Park Square Theatre's production of the musical Ragtime is the show of the year, but I know that it's only January, and there are 11 months to go. But 2012 would have to be a pretty good year for this show not to make it onto my end of the year best of list. I was a little afraid my expectations would be too high; I've been looking forward to this show for months because Ragtime is one of my favorite musical theater soundtracks and the cast list looked superb. But I was not disappointed, the show lived up to my expectations in every way. The cast is indeed superb and includes several of my favorites in top form; the music sounds divine thanks to the depth of talent in the large ensemble and the fantastic orchestra (as expected when Denise Posek of Theater Latte Da is the Music Director); and the costumes, choreography, and sparse set all add to the feeling of time and place - 1906 in New York City and its suburbs. With a cast of 35, this is Park Square's largest production to date, but the stage did not feel crowded, just full of life and music and pain and beauty.
Ragtime is based on the 1975 E.L. Doctorow novel of the same name and tells the story of three families - an upper class White family, an African American family, and an immigrant family. The three families' lives become intertwined with each other, as well as with several historical events and figures, such as anarchist Emma Goldman, magician Harry Houdini, and chorus girl Evelyn Nesbit (played by Kersten Rodau, Sasha Andreev, and Caroline Innerbichler, all perfectly cast and wonderful in their roles). The hero of our story is Coalhouse Walker, Jr. (the charismatic Harry Waters, Jr.), a ragtime piano player in love with a poor servant named Sarah (Brittany Bradford in a beautiful performance that's completely different from the last time I saw her, as Gary Coleman in Avenue Q). Coalhouse's journey takes a drastic turn when he's faced with discrimination and tragedy.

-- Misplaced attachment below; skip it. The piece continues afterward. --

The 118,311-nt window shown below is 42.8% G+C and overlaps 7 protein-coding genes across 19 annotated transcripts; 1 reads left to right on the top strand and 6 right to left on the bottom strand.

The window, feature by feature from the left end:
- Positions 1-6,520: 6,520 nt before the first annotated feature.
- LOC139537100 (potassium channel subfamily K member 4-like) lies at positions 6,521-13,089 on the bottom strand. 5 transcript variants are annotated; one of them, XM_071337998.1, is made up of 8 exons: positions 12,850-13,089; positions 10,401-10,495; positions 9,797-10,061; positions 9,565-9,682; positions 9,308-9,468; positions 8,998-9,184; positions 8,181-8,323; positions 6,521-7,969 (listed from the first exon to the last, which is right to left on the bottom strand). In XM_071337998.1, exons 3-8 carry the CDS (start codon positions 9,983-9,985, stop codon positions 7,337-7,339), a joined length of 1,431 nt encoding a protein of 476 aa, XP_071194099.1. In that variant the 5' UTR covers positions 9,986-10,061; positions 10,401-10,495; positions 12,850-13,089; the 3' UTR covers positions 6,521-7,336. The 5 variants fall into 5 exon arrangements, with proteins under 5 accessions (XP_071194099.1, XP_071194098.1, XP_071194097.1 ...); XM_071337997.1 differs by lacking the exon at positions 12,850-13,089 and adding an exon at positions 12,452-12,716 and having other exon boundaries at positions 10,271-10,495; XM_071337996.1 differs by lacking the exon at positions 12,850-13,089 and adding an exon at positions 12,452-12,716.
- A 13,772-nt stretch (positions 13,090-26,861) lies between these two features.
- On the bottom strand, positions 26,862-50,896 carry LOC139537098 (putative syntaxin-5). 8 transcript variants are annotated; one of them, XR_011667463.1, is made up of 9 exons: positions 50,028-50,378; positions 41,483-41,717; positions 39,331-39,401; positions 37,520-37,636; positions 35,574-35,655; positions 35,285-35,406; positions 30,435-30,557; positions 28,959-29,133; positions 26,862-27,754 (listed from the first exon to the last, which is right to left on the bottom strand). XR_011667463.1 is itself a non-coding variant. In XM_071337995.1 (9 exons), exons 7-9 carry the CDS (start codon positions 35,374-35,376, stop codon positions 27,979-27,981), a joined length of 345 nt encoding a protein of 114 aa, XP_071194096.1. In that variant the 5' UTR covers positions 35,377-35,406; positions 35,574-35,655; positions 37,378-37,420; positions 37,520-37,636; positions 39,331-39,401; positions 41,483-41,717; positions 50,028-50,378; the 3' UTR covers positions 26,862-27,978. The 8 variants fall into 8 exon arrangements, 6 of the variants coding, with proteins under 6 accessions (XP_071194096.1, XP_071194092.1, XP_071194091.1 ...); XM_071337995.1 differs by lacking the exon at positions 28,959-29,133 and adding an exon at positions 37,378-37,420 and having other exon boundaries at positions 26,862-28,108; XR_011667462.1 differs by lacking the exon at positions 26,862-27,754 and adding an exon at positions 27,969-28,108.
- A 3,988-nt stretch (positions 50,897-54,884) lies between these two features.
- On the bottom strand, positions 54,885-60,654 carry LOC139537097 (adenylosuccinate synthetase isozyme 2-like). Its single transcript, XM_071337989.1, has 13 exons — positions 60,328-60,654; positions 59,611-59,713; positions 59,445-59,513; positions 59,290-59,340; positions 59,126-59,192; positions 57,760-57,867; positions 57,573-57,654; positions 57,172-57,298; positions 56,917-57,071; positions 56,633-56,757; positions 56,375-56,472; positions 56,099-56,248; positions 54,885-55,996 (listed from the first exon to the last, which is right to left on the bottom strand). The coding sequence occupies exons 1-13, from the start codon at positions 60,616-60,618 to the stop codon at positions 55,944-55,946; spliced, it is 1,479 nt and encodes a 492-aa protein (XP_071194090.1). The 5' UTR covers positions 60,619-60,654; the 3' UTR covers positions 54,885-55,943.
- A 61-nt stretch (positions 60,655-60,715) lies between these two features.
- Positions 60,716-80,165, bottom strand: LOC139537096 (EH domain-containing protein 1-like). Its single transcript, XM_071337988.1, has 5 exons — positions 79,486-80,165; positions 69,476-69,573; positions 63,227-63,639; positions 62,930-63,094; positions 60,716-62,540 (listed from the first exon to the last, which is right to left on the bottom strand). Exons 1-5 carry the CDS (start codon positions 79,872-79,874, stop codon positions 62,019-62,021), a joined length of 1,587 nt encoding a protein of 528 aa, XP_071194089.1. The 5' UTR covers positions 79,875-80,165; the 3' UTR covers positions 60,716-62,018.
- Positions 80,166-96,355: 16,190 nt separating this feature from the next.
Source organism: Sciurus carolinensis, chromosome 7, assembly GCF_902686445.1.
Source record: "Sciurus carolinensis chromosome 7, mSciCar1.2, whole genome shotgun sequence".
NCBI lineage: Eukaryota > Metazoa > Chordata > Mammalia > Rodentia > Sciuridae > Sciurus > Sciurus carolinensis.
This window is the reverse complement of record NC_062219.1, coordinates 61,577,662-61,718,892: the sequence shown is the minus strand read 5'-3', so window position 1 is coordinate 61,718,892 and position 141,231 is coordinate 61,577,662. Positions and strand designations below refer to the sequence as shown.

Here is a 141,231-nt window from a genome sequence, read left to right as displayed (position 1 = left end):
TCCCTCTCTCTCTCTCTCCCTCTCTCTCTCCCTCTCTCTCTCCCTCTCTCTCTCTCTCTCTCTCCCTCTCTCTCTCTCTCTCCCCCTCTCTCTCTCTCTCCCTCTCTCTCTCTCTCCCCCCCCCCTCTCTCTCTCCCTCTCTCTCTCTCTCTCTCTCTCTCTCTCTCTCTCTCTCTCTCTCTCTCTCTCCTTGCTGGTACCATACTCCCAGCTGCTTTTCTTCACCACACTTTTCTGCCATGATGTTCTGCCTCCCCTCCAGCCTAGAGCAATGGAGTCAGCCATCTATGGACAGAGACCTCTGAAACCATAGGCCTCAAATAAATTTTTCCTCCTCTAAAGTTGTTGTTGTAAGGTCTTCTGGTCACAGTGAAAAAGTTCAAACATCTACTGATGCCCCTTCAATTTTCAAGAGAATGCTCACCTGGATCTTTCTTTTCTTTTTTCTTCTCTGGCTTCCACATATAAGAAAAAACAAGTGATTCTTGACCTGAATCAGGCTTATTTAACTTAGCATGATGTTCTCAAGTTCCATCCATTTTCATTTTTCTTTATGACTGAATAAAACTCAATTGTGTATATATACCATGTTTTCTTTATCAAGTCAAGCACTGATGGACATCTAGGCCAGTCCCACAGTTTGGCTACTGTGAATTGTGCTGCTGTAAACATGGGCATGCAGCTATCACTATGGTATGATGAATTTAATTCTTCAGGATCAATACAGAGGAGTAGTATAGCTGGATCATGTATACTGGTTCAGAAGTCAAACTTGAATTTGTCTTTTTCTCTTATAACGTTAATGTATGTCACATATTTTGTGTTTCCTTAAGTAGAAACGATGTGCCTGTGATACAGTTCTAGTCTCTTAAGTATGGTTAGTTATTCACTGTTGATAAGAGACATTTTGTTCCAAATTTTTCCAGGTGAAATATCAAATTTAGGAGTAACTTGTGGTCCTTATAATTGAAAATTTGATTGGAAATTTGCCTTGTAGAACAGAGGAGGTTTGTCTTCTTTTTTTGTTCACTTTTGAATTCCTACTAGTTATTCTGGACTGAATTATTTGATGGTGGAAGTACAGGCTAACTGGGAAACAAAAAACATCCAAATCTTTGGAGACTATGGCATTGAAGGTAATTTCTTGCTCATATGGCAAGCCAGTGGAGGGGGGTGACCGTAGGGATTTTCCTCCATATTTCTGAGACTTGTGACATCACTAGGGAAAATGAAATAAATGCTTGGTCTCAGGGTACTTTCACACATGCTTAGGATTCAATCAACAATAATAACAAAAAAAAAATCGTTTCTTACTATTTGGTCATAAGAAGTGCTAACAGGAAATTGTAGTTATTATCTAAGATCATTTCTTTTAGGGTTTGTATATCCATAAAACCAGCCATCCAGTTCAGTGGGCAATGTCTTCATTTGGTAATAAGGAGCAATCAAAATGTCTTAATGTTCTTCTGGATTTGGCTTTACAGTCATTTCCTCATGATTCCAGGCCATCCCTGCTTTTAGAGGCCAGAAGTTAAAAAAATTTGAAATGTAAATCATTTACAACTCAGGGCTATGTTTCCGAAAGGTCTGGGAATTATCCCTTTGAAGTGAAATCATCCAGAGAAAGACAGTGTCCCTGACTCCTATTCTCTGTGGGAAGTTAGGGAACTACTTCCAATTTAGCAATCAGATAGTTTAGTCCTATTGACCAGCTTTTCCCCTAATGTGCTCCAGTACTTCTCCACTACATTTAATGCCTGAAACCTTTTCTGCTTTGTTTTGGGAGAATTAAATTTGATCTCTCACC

Sarah lives with the seemingly perfect well-to-do family consisting of a father, a mother, and a son, as well as mother's younger brother and father. Curiously, these characters (with the exception of the son, Edgar) don't have names, so that they could be anyone or everyone. I've seen Lee Mark Nelson and Christina Baldwin many times, but I don't think I've ever seen them perform together. It was worth the wait, they both give great performances as these layered characters. Mark makes Father both sympathetic and aggravating as he's caught in the old ways and refuses to change. Christina gives Mother such strength and yearning, hope and determination, and her voice is amazing as always, especially in the moving ballad "Back to Before." Noah Coon is adorable as little Edgar, the boy who mysteriously knows more than he should (warn the duke!). Finally, Younger Brother is on a journey all his own, always looking for something to cling to and finding it in unfortunate places (or persons). Aleks Knezevich (the rightful captain of the Pinafore) is perfect for the role in this perfectly cast show.